I notice several different kinds of connections, and they overlap (or interweave). One is from person to person. The example that comes to mind: I requested The Worm Ouroboros from the library over the holidays so Liam could read it. Why did he want to read it? Because he'd read a discussion of it by CS Lewis from a book we have in the house (and while googling for a quote, I find this letter that CS Lewis wrote to the author ER Eddison in mock Tudor English). After I requested the book I decided (rightly) that it probably wouldn't come before Liam had to go back to college, so I bought him a copy secondhand which he took back to college with him. But last week the book arrived and Clare decided she would read it though she generally is not too thrilled with weird fantasy. She has been reading sections to Brendan and me beside the fireplace -- including a section on a cockatrice (which she enjoyed because it reminded her of a rooster belonging to her riding teacher).

So Liam's original interest (actually, an inheritance from someone we never knew personally, CS Lewis) has rippled outwards into the family by way of Clare and connects to all sorts of things that you wouldn't think of as being connected -- like a mean-eyed yellow rooster called Ralph, dubbed "my little pumpkin" by his owner, and Hilaire Belloc, who apparentlyadmired the Worm book as well.

That brings up another type of connection, the connection from subject to subject or skill to skill, like Paddy learning all kinds of science for fun by listening to the Magic School Bus books, or Aidan doing floor puzzle after floor puzzle just because he can, and in the process getting familiar with the subjects of the puzzles -- from fire engines, to the alphabet, to dinosaurs (which is his latest project). Today Kieron's long-abiding interest in dinosaurs led him to listen in as I read to Paddy and provide a running commentary, which led to a discussion of the immensities of time (millions and millions of years, I can almost hear Carl Sagan's voice!) and of the correspondences with the Biblical account.

Those are just two categories I have been aware of recently. There are probably more -- and infinite permutations. Sandra Dodd talks about the "universe in a drop of water", and the "sink like a stone" ways of learning.... where you follow a connection across subjects, or immerse yourself in it in ever-deeper layers. Some of these connections are repeated and built on many times in a short period of time; others are temporarily put by the way, to be picked up later or evolved into a new form, like my husband's childhood interest in movie-making translated into computer game design skills. Some translate across generations; some of my kids' favorite books are books that I loved as a child, and so reading a book to my seventh child, like Winnie-the-Pooh, that is one of my foundational memories, is like dropping through time to when I was six like he is now.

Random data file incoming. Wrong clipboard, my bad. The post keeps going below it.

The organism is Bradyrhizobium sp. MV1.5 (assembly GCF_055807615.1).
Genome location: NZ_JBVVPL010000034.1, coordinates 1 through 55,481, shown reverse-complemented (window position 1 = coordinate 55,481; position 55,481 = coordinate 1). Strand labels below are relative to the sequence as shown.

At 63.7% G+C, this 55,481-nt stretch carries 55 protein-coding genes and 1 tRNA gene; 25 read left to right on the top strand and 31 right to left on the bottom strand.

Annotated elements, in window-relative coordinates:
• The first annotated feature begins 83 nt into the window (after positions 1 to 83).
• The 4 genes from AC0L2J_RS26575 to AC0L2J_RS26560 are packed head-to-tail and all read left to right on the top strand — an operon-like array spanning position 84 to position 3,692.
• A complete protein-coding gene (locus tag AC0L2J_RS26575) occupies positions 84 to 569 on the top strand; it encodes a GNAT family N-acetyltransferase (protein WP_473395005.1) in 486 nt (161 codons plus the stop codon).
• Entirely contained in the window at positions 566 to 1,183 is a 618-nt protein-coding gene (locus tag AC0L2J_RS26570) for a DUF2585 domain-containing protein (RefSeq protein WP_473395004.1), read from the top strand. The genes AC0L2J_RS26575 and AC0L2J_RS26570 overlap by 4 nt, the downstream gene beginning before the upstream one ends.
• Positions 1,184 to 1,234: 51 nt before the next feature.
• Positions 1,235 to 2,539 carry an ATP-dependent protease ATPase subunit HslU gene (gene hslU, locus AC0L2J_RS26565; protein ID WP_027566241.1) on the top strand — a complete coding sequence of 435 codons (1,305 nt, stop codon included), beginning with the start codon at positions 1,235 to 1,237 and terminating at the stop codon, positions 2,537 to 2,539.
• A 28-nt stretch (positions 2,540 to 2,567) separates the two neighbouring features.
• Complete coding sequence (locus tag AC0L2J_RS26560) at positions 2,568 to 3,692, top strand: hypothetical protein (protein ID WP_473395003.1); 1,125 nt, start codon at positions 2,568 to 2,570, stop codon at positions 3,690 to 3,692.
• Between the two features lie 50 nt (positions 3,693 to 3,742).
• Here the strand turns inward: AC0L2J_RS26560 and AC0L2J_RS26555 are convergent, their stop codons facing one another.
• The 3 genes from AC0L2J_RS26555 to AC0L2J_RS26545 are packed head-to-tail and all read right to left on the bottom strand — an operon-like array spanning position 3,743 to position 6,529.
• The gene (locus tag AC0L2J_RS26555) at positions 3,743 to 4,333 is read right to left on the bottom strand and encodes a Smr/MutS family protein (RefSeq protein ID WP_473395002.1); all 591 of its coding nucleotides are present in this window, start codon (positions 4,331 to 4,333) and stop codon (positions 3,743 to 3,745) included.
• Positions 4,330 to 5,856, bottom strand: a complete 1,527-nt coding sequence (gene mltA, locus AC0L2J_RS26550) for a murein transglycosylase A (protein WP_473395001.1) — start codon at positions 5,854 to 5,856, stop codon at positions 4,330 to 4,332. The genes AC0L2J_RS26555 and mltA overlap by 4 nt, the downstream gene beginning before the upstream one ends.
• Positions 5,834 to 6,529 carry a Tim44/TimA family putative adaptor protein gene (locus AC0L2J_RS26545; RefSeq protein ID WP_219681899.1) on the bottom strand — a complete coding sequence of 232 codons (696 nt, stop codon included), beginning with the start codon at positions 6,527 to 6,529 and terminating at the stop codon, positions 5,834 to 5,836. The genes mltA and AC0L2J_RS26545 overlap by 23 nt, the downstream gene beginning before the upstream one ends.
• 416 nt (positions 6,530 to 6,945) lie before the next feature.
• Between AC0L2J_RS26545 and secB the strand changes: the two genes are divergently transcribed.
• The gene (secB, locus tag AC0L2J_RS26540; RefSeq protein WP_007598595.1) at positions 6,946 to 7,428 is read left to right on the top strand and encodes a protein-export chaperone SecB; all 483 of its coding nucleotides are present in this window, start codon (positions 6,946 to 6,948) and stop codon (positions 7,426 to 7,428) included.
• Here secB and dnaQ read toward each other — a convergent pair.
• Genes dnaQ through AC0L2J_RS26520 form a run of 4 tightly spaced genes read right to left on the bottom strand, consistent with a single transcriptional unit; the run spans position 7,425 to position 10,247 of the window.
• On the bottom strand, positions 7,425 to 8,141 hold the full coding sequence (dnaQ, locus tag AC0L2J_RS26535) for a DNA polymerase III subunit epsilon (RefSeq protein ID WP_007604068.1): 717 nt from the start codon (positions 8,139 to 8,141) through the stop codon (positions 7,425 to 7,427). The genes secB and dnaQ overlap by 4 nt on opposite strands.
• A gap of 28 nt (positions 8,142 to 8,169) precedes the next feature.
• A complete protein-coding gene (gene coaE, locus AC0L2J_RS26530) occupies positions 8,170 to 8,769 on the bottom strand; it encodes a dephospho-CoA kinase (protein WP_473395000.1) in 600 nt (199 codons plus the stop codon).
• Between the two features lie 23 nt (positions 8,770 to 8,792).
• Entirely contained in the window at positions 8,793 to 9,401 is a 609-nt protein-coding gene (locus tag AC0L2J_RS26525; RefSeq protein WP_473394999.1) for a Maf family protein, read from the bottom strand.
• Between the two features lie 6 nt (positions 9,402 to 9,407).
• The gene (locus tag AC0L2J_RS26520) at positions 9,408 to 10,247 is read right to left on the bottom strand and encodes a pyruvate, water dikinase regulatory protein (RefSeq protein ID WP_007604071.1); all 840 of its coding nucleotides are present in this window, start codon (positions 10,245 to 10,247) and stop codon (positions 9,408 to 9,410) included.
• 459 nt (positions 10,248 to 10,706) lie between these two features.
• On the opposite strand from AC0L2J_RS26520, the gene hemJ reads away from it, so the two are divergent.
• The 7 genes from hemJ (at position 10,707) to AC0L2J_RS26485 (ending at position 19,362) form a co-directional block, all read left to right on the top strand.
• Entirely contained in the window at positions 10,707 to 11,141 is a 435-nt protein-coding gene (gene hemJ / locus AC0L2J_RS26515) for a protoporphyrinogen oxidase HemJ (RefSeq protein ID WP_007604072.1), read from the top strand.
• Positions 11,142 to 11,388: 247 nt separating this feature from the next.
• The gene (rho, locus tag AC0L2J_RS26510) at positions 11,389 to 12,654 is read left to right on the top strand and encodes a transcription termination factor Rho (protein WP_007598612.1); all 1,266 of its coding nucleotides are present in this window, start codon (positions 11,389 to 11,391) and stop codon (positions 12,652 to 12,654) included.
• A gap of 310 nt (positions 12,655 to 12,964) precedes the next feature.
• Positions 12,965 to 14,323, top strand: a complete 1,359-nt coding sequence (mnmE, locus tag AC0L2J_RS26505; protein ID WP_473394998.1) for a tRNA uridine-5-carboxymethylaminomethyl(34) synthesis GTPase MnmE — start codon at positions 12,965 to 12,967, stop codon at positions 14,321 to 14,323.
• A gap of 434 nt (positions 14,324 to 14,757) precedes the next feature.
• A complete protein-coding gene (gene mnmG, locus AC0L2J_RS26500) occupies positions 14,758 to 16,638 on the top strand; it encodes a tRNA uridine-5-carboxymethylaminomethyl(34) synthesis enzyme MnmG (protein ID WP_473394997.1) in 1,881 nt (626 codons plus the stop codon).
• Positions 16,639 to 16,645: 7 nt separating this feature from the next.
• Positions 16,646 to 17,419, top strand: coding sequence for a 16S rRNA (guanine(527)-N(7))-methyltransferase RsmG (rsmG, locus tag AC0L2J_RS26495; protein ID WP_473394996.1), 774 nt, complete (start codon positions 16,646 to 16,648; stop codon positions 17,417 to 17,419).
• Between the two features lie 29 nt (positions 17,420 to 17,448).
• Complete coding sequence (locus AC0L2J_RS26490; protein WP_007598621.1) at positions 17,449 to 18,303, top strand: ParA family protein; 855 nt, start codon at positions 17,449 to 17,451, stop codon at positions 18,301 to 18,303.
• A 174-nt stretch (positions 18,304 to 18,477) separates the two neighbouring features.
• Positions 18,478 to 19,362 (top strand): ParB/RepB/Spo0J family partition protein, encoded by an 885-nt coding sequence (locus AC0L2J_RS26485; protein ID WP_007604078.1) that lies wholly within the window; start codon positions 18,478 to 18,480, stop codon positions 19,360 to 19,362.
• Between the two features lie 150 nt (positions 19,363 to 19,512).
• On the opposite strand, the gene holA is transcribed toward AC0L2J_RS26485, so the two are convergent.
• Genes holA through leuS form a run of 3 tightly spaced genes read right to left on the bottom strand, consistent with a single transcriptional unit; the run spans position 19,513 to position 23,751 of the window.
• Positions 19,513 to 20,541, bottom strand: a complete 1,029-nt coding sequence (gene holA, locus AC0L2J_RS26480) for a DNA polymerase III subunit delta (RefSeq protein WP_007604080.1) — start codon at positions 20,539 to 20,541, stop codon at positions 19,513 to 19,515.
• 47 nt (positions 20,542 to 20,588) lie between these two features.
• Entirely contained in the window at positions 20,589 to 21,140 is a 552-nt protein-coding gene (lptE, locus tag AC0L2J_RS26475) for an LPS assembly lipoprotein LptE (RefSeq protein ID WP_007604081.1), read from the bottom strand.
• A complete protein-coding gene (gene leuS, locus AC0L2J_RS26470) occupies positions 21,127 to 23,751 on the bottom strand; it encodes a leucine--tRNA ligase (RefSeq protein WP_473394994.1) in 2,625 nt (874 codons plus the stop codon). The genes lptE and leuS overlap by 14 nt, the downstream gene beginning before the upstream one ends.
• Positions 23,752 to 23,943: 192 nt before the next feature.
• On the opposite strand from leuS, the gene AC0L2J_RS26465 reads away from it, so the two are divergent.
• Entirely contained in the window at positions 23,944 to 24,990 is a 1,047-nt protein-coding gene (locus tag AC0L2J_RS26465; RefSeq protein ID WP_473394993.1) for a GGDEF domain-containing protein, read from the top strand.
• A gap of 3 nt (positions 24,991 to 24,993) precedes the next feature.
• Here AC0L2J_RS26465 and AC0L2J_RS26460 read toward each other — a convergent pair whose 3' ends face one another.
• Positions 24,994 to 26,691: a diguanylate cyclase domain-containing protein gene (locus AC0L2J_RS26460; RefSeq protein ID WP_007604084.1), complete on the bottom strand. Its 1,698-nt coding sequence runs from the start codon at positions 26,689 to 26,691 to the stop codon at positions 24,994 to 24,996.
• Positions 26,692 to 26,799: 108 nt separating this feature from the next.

So even though it feels like there is some artificiality in keeping records of this kind of process -- even though it barely represents what is going on, really -- it does help me get a glimpse of the that the way that learning takes place.

As the article I quoted once before said:

The authors (of a scholarly book on homeschooling in the UK) discovered that these children absorbed information mainly by"doing nothing, observing, having conversations, exploring, and through self-directed learning". They liken the "chaotic nature" of informal learning to the process that leads to scientific breakthroughs, the early stages of crafting a novel, coming up with a solution to a technical problem, or the act of composing music.

"Its products are often intangible, its processes obscure, its progress piecemeal," they say. "There are false starts, unrelated bits and pieces picked up, interests followed and discarded, sometimes to be taken up again, sometimes not... Yet the chaotic nature of the informal curriculum does not appear to be a barrier to children organising it into a coherent body of knowledge."

This description has often been in my mind these past few days, as I see it taking place around me -- sometimes subtly and out of view, as the weft thread goes under the surface of the tapestry, and sometimes appearing in view again, in a hue of rich colors, with a pattern and symmetry that is their own.